Primary Review

A fly-on-the-wall documentary sketch of the Wisconsin primary that proved crucial to John F. Kennedy in his bid to secure the Democratic presidential nomination over Hubert Humphrey.

by David Parkinson |
Published on
Release Date:

24 Oct 2010

Running Time:

60 minutes



Original Title:


A former reporter on *Life *magazine, Robert Drew developed the technique of what he called Candid Camera while producing items for TV titans Ed Sullivan and Jack Paar. However, film history credits Canadians Michel Brault and Gilles Groulx's Les Raquetteurs (1959) with being the first conscious example of Direct Cinema, which found echo as Cinéma Vérité in Jean Rouch and Edgar Morin's Chronique d'un Été in 1962.

         However, there's no doubting Drew's importance to the evolution of the documentary film. Eschewing the conventional tactics of voice-over narration, formal interviews and pieces to camera by an investigative reporter or celebrity presenter, Drew aspired to producing actualities that revealed `the logic of drama' inherent in any given situation. Consequently, he pioneered the technique of shooting in long takes with direct sound in a bid not only to capture the energy and authenticity of an event, but also to seize the viewer's senses, as well as their intellect. In order to achieve this, he and Richard Leacock opted for new lightweight 16mm Auricon cameras and magnetic tape recorders, which were locked in sync.

         For the week-long shoot of Primary, Drew operated as Leacock's sound recordist, while D.A. Pennebaker did the same for Albert Maysles, and their unprecedented all-areas access enabled them to catch the candidates in quieter moments, as well as in the hubbub of the convention circus. The American public had never before seen its political leaders in such uncompromising close-up and there's no question that the shot of JFK passing through empty corridors before striding on to the stage before an adoring crowd did as much as the iconic images of him with his wife Jackie to secure his eventual election and establish the myth of Camelot.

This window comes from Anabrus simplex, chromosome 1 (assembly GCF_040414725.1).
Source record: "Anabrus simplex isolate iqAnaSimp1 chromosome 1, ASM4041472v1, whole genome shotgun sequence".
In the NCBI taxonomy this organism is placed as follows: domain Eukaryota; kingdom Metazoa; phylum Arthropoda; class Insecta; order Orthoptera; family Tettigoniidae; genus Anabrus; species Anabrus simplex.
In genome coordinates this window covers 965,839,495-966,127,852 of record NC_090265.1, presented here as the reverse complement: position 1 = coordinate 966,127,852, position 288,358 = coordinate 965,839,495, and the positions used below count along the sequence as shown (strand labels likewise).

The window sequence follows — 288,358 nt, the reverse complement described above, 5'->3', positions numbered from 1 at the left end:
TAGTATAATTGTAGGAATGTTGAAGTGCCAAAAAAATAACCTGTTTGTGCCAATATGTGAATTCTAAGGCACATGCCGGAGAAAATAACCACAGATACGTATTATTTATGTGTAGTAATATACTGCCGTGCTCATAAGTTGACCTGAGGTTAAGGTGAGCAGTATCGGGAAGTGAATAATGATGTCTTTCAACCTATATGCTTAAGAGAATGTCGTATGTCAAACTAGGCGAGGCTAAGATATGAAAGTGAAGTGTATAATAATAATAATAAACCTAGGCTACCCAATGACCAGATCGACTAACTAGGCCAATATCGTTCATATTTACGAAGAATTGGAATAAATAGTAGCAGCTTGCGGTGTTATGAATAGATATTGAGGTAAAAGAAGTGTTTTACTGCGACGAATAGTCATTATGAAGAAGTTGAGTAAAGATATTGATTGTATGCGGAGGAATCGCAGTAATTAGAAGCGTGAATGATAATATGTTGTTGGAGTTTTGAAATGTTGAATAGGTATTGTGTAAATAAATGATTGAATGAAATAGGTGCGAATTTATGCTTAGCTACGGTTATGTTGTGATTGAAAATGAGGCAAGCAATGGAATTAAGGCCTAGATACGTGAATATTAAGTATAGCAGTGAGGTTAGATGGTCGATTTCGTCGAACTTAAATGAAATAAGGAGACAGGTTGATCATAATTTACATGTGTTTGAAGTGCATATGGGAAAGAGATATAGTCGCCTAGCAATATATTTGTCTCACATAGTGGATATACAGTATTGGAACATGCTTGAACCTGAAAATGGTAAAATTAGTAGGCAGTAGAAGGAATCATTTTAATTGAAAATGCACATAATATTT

However, many have cited this landmark picture with undermining the cult of deference that surrounded US Establishment figures and unleashing the wave of protest movements that would transform the nation over the ensuing decade. It certainly forced politicians to reappraise their relationship with the media and Washington only succeeded in regaining control of the news agenda during the Bush administration.

Important entry in the development of the documentary genre.
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